These are general guidelines of the conditions that need to exist to empower a person or a team to complete a certain goals and objectives.
1) Specify the Desired Results
Openly discuss the results you expect. Be very specific about the quality and/or the quantity. Set a budget and a schedule. Commit people to getting the results, but let them determine the best methods and means. Set target dates or timelines for the accomplishment of the objectives. Work together to get the results that you and your people outline.
2) Set Some Guidelines
Communicate whatever principles, policies, and procedures are considered essential to getting the desired results. Mention as few procedures as possible to allow as much freedom and flexibility as possible. Guidelines should identify paths of failure that experience has identified as harmful to accomplishing organizational goals or maintaining organizational values. When identifying the paths of failure, identify what level of initiative a person has regarding different responsibilities: is this person to wait until told, or ask whenever they have a question, or study it out and then make a recommendation, or do it and report immediately, or do it routinely? In this way the expectations are clarified and the limits are set. In some areas of responsibility, the initiative levels would simply be wait until told, while in other areas, higher levels could be exercised, including, “Use your own good judgment and do what you think is appropriate; let us know routinely what you’re doing and what the results are.”
3) Identify Available Resources
Identify the various financial, human, technical, and organizational resources available to employees to assist them in getting the desired results. You may want to identify yourself or other people as resources and indicate how these can be used. You may want to set some limits on access or merely share your experiences and let the person decide how to benefit most from it.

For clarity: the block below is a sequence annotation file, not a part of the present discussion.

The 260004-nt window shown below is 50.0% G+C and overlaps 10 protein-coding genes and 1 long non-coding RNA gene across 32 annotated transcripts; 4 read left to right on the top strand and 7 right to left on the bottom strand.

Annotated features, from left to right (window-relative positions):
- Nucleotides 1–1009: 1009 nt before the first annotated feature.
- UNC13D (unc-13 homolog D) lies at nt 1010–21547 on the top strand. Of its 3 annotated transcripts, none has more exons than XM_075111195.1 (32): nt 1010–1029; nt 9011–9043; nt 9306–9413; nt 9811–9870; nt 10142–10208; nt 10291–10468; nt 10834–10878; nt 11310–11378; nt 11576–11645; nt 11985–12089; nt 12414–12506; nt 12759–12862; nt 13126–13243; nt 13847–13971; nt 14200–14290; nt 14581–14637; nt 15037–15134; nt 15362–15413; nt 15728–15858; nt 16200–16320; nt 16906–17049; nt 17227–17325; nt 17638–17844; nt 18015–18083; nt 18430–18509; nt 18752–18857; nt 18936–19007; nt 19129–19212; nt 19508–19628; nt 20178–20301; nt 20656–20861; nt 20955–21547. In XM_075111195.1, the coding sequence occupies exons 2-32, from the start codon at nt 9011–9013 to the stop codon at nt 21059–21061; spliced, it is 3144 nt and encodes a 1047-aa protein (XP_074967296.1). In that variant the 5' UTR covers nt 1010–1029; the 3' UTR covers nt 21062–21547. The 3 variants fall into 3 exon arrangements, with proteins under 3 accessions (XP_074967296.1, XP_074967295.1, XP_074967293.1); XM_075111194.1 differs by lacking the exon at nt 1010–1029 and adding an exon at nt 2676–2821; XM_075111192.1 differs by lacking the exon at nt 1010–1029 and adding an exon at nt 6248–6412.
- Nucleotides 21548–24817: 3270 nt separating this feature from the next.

4) Define Accountability
Results can be evaluated in three ways: measurement, observation, and discernment. Specify how you will evaluate performance. Also, specify when and how progress reports are to be made and accountability sessions held. When the trust level is high between the parties, people will be much tougher on themselves than a manager. When trust is high, discernment is often more accurate than so called objective measurement. That’s because people know in their own hearts much more than the measurement system can reveal about their performance.
5) Determine the Consequences
Reach an understanding of what follows when the desired results are achieved or not. Positive consequences might include financial and physic rewards, such as recognition, appreciation, advancement, new assignment, training, flexible schedule, leave of absence, enlarged scope of responsibility, perks, or promotion. Negatives might range from reprimand to retraining to termination.